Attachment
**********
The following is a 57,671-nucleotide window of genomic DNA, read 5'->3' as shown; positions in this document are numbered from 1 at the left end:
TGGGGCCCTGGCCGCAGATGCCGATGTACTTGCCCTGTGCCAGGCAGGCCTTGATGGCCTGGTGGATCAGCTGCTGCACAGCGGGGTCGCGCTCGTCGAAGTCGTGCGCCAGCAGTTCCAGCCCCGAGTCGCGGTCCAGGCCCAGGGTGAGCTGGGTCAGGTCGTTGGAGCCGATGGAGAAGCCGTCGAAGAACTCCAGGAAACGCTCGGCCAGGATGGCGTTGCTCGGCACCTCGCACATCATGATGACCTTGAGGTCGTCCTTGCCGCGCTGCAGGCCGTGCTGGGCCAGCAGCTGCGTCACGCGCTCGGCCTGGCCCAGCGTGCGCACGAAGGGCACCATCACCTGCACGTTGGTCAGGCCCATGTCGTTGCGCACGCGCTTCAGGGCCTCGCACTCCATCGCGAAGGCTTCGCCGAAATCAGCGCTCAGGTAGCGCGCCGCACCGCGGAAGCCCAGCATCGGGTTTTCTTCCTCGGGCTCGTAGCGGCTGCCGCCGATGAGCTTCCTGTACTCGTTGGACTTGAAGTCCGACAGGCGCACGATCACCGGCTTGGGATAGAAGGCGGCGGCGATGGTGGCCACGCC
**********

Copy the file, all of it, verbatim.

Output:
The following is a 57,671-nucleotide window of genomic DNA, read 5'->3' as shown; positions in this document are numbered from 1 at the left end:
TGGGGCCCTGGCCGCAGATGCCGATGTACTTGCCCTGTGCCAGGCAGGCCTTGATGGCCTGGTGGATCAGCTGCTGCACAGCGGGGTCGCGCTCGTCGAAGTCGTGCGCCAGCAGTTCCAGCCCCGAGTCGCGGTCCAGGCCCAGGGTGAGCTGGGTCAGGTCGTTGGAGCCGATGGAGAAGCCGTCGAAGAACTCCAGGAAACGCTCGGCCAGGATGGCGTTGCTCGGCACCTCGCACATCATGATGACCTTGAGGTCGTCCTTGCCGCGCTGCAGGCCGTGCTGGGCCAGCAGCTGCGTCACGCGCTCGGCCTGGCCCAGCGTGCGCACGAAGGGCACCATCACCTGCACGTTGGTCAGGCCCATGTCGTTGCGCACGCGCTTCAGGGCCTCGCACTCCATCGCGAAGGCTTCGCCGAAATCAGCGCTCAGGTAGCGCGCCGCACCGCGGAAGCCCAGCATCGGGTTTTCTTCCTCGGGCTCGTAGCGGCTGCCGCCGATGAGCTTCCTGTACTCGTTGGACTTGAAGTCCGACAGGCGCACGATCACCGGCTTGGGATAGAAGGCGGCGGCGATGGTGGCCACGCC